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Re: [APD] lighting temperature question

The color temperature rating is an approximation of the
overall spectral output of the bulb. It's based on the
notion of what the color of the light would be that was
emitted by a block body heated to a given temperature --
the hotter the body is heated, the higher up the spectrum
the light that is emitted, starting at infrared, runing
through the visbile spectrum, and beyond.

With light bulbs, especially multiphosphor fluorescent
bulbs that do not have output that is continuous across the
spectrum, the colortemp is not quite as meaningfull and one
might hope. 

I a bulb has just one big spike in it's out put in the red
range, it would have a relatively low color temp rating. If
it has one peak up on the high energy blue end of the
spectrum, it would have a relatively high rating. If it has
two peaks, one at the red end and one at the high end, the
rating would be in the middle -- sort of an average. A bulb
with two peaks close together can have the same rating as a
bulb with two peaks far apart. A bulb with most of its
light down at one end of th spectrum but with a very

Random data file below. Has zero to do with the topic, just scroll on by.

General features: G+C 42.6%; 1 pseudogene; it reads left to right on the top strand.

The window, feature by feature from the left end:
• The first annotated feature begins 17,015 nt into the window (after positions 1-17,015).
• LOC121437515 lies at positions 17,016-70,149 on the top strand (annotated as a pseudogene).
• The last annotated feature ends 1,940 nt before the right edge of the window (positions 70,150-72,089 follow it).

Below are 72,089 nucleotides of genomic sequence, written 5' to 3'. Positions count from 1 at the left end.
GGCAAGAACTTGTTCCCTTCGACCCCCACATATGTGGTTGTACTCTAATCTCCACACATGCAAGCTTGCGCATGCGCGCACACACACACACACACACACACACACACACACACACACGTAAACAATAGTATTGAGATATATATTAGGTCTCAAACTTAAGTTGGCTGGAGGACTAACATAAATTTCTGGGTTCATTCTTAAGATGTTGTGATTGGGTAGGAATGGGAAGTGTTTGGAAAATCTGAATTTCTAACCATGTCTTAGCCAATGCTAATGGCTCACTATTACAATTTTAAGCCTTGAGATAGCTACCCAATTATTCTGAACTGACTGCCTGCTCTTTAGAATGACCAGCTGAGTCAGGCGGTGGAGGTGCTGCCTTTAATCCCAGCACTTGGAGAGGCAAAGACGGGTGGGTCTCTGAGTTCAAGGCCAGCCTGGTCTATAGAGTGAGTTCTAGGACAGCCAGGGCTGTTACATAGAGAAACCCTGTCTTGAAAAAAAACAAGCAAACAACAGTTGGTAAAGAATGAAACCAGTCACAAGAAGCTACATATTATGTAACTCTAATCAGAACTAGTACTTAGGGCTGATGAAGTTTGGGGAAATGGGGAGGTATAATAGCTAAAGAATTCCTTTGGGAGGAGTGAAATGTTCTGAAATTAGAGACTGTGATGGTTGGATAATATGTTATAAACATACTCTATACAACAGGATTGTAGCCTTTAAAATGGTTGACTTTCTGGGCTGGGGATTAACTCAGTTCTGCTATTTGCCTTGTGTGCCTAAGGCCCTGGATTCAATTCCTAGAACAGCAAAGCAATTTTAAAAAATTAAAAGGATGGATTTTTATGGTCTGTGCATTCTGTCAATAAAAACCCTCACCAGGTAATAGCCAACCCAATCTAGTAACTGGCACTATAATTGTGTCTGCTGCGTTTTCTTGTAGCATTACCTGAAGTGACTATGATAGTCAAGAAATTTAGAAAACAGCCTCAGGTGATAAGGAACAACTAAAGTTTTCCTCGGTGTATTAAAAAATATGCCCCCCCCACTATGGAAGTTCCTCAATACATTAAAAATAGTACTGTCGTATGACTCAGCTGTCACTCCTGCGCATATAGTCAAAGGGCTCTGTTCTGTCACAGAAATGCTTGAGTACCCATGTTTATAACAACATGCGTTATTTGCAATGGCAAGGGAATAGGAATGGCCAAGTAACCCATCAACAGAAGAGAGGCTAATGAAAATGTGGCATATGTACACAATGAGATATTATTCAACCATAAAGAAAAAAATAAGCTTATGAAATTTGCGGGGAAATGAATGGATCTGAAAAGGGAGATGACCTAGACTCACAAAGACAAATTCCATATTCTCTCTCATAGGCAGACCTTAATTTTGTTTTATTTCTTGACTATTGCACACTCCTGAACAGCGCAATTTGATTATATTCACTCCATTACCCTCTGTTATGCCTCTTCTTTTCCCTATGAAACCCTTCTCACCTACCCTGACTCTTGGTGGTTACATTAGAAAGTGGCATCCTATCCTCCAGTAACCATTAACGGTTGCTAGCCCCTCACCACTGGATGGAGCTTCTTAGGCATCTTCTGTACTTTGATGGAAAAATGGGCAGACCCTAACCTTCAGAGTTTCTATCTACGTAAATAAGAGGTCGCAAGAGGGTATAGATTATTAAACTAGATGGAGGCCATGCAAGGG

narrow, very high peak way at the other end will have a
higher rating than one without that high peak -- but the
observable color will be pretty much the same.

And bulbs from diff vendors but with the same ratings won't
necessarily look the same color. the most like sunlight
I've seen are some URI aquasuns rated at 10000K while most
bulbs with that high of a rating definitely look bluish.

And some bulbs with lower ratings, around 2000-4000 don't
look reddish as one might expect, but quite green.

The cheaper phosphors that can be used in fluorescent lamps
make a narrow band of greenish sort of white light. Adding
more expensive phosphors allows more output in other parts
of the spectrum. Compared to plants, humans are much more
sensitive to the green region of the spectrum while plants
are more sensitive to the red and blue. So a brighter
looking bulb might not seem brighter to your plants -- it
depends on whether the extra brightness comes from the
green region of the spectrum or not. And the converse is
true too -- what looks dimmer to you might seem stronger to
the plants.

But realize we're talking about shades of diff of *white*
light. The point being that the diffs don't make much diff
and you don't need to split hairs growing plants. Any high
quality multiphosphor fluorescent will do. 

Basically, your plants don't care what color temp bulb you
get, but the higher ones, within a given manufacturer, will
tend to have more blue and the lower ones more yellow or
red. So get what pleases your eye.

Very accomplished aquatic gardeners have used bulbs all
over the spectrum -- literally.


>  On 5/2/05, Ben Hong <bkhong at rogers_com> wrote: 
> > 
> > At least that's what I think it means... What is the
> difference between 
> > the
> > different 'k' measurements for light output? i.e.
> 2700k, 5000k,
> > 10,000k..etc.
> > 
> > For a 10 gallon planted tank, how much difference will
> this make?

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